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BLACK NIGHTS 2023 Critics’ Picks

Review: Pelikan Blue


- In his tense animated documentary, László Csaki tells the nostalgic story of the travels and adventures of three Hungarian friends in the early 1990s

Review: Pelikan Blue

“The smell of freedom in the air...” In an Eastern European context, that phrase clearly conjures up the late 1980s and early 1990s, when the boxed-in communist states began to open up to the West’s capitalist goods and its way of life, which also brought freedom to travel, regarded as an essential element to enable young people to get acquainted with the big, wide world beyond the borders of their state. But what can a young person dying to live life to the fullest do if financial resources are scarce?

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Working from an idea by Son of Saul [+see also:
film review
Q&A: László Nemes
interview: László Rajk
film profile
producer Gábor Sipos and Gábor Szentpáli, and using audio interviews from the 2010s as his basis, filmmaker and animator László Csaki has composed a unique animated documentary that could serve as one of the answers to the above question. Pelikan Blue [+see also:
interview: Laszló Csaki
film profile
opened the Critics’ Picks Competition at the Black Nights Film Festival and feels ready to take the film-festival world by storm.

In some fast-paced narration that we hear over the imagery, deriving from different approaches to animation and even comprising some short bursts of filmed archival material, the narrator gives us a brief background story before introducing us to the three leading characters, young men named Ákos, Petya and Laci. They wanted to travel to the West but had no money, so they had to hustle a bit. An opportunity presented itself in the guise of the lo-tech way in which Hungarian Railways dealt with their international tickets: they were all hand-written on paper, with the titular carbon paper used to make copies, and were protected only by stamps. Led by Akos’s analytical, scientific mind, the guys came up with a scheme involving imported bleach, indigo paper and copied stamps to forge the international railway tickets.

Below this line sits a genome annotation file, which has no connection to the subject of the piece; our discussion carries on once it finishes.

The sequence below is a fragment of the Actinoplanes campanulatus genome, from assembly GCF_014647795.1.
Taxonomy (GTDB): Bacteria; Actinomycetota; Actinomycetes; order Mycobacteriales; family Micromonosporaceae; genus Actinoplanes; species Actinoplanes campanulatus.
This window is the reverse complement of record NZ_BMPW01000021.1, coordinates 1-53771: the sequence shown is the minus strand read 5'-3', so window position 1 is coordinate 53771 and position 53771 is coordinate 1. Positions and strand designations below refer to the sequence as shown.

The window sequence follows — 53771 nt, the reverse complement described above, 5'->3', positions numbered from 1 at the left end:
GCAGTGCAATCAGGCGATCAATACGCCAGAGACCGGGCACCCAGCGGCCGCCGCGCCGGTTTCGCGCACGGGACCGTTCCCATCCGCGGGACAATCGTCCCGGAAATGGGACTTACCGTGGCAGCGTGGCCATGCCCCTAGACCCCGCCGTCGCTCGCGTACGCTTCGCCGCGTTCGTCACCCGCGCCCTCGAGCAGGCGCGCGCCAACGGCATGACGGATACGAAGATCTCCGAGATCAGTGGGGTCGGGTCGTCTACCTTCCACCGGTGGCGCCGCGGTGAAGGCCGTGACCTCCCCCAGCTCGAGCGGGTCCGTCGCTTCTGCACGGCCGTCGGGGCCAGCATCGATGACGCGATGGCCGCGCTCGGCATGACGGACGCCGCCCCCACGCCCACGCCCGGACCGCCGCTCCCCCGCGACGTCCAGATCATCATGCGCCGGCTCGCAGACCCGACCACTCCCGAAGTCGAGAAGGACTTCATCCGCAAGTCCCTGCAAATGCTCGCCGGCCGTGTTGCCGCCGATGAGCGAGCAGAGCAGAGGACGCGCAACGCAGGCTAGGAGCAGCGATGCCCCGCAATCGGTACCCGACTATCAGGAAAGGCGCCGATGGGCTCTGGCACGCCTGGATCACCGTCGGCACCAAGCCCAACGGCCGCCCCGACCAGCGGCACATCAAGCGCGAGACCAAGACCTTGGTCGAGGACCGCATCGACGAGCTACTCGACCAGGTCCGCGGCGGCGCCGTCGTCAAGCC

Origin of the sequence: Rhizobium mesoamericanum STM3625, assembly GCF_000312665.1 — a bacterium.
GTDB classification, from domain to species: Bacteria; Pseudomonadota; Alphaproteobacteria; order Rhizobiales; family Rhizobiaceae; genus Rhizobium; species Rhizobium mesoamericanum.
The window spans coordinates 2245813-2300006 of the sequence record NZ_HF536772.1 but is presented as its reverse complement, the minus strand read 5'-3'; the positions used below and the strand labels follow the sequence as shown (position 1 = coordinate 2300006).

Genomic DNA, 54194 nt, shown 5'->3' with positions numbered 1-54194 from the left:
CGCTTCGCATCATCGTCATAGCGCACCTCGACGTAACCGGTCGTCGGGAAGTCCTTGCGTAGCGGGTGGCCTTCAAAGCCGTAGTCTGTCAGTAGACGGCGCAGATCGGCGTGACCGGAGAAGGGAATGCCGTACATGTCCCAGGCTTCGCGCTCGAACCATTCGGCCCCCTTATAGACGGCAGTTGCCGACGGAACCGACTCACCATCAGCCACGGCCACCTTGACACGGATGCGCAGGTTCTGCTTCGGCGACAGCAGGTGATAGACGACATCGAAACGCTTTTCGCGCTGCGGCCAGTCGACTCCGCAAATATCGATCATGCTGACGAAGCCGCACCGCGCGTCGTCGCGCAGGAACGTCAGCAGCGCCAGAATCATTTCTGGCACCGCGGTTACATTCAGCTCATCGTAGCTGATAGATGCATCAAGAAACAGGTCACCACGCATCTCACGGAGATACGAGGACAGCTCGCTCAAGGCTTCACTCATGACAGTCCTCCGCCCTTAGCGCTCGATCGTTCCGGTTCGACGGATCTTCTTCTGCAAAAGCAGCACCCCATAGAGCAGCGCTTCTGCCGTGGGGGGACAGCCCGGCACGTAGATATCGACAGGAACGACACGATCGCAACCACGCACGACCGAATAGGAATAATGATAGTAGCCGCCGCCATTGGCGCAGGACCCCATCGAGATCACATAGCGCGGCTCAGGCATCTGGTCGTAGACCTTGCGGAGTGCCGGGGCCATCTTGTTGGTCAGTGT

Their first trip to Scandinavia went without a hitch, so they kept on indulging in trips all over Western Europe in the early 1990s. But word of their adventures got out and, pressured by their friend Rozi, who had his own list of clients, and spurred on by Petya’s urge to help a girl he liked, their operation first became a clandestine “service” for friends, and then a large-scale and somewhat lucrative scheme that attracted the attention of both the ticket inspectors and the police.

Combining a documentary foundation, an animated approach and a certain reliance on the tenets of a fiction film, Csaki takes the best of all three worlds and combines them with ease in order to tell a magnificent, nostalgic and heart-warming story, while jumping between the two timelines – one from the 1980s and 1990s, and another from the 2010s – leaves enough space for thought and reflection. Since the fast-paced narration serves as the primary means for plot delivery, animation was pretty much the only way to go. Blending the simple 2D foundation with some figurine animation and even filmed archival material suits the purpose very well, while the animation team’s attention to period details, such as the changes in fashion and scenery in the transitional times, is simply stellar. The passing of time is further commented on through the soundtrack, which emphasises it by using different genres of popular music that emerged over the 1990s.

Stitched together masterfully by Daniel Szabó and compressed to a pleasant running time of under 80 minutes, Pelikan Blue is the type of film that leaves a permanent smile on the viewer’s face. It has the power to make us believe that, not that long ago, the world was a far better place.

Pelikan Blue is a Hungarian production by Umbrella and Cinemon Entertainment.

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